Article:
5 Mistakes To Avoid When Writing A University Assignment

If you’re in your first year of university, you’ll know the struggles of trying to write a great essay. While the jump from GCSE to A-Level seems steep, you’ll notice an even bigger adjustment when it comes to completing university assignments.

There are certain mistakes that many new university students make when writing up assignments, which can easily be avoided with the necessary tips. Even the best students can make easy slip-ups without being informed of what NOT to do when it comes to writing up your academic essays.

Here are five mistakes to avoid when writing a university assignment.


1. Bad spelling and grammar

It may seem like an obvious one, but bad spelling and grammar could be the real difference between a pass and fail. Don’t always rely on spellcheck to do the hard work for you, as it may miss out vital spelling errors. Lecturers won’t appreciate sloppy spelling and grammar and may lose you far too many marks, so always make extra time to go over your work and check spelling and grammar before submitting.


2. Lack of evidence

Within academic essays, you’ll be expected to use a large number of resources to back up your arguments. Without evidence, your essay will be a flop. All of your findings and arguments need validating through other academic works and theorists.

Although scientific research is usually compulsory, using scholars’ findings without your own analysis won’t gain you many marks. You’ll need to critically analyse each point and come up with your own conclusions to show full understanding of the question and how it relates to these theories.


3.  Poor structure

All good essays need to have an impressive structure which ties your ideas together and allows the whole piece to flow smoothly. Your lecturer may ask you to follow a particular format, which you should try and stick to.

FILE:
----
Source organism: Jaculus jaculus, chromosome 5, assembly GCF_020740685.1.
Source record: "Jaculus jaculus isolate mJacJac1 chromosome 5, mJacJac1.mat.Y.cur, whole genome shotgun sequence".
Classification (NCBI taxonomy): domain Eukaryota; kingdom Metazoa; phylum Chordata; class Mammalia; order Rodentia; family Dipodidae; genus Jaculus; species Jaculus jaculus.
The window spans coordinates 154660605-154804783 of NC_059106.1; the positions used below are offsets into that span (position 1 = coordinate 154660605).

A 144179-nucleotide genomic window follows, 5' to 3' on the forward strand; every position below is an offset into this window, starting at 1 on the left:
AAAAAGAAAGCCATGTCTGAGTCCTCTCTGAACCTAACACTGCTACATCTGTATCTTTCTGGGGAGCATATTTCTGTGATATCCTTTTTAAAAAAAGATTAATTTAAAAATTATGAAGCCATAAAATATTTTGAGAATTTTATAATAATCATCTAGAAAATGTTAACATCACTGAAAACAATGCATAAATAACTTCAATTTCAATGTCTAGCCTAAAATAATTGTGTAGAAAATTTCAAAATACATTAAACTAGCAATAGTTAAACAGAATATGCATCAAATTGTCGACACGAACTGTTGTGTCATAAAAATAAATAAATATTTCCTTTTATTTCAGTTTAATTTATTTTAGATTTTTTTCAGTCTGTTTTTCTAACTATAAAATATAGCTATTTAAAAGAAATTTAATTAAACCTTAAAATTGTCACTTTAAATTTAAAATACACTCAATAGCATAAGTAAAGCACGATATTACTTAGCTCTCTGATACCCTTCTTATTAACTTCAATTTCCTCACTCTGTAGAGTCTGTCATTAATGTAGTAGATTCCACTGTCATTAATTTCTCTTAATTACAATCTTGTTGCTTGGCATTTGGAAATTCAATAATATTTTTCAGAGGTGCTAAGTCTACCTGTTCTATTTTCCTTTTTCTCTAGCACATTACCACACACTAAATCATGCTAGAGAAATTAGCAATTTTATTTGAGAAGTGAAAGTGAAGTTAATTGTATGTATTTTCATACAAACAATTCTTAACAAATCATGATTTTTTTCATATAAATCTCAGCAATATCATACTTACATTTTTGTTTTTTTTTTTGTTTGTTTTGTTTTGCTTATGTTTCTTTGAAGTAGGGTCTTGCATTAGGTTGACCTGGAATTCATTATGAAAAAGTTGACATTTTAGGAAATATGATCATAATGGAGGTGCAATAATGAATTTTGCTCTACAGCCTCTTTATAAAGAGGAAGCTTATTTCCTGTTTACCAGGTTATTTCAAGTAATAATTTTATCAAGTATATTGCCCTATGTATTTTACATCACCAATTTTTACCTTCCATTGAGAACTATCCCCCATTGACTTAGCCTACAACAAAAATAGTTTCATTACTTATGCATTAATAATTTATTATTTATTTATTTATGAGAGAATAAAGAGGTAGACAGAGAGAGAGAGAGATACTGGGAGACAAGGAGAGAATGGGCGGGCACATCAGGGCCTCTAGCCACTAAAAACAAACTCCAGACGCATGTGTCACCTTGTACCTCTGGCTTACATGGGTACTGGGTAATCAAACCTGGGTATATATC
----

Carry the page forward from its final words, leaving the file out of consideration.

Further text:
The usual structure consists of the introduction, body paragraphs and final conclusion, but this can vary on each essay and course. The introduction should have a clear thesis statement and the conclusion should round up your overall argument in a summary, as well as provide scope for further research.

The main body of the essay is your opportunity to explain your arguments and evidence. However, it’s best to stick to one idea per paragraph for a clearer focus.


4. Repetition

Using the same phrases and word choices throughout your academic essay can make your entire piece seem rushed and dull. You should always aim to change up your wording, providing you use them in the right context.

Repetition can make it seem as though you aren’t in full understanding of the topic, which won’t stand you in good stead when it comes to bring marked. Don’t write unnecessary sentences just to boost your word count; the likelihood is that you’ll lose out on valuable marks by not making extra key points. Remember: you have a word count for a reason!


5. Plagiarism

One of the biggest mistakes you could possibly make when writing your academic essay is plagiarising. Basically, if you copy your ideas or words from an academic source without attribution, you are plagiarising it.

Don’t presume you’ll get away with it either: most institutions check for plagiarism through an electronic system, so you should triple check that you haven’t copied too much from other sources. If you’re unsure, there are plenty of online resources to check out such as Copyscape, which will assess your work electronically and let you know whether or not you’re safe.


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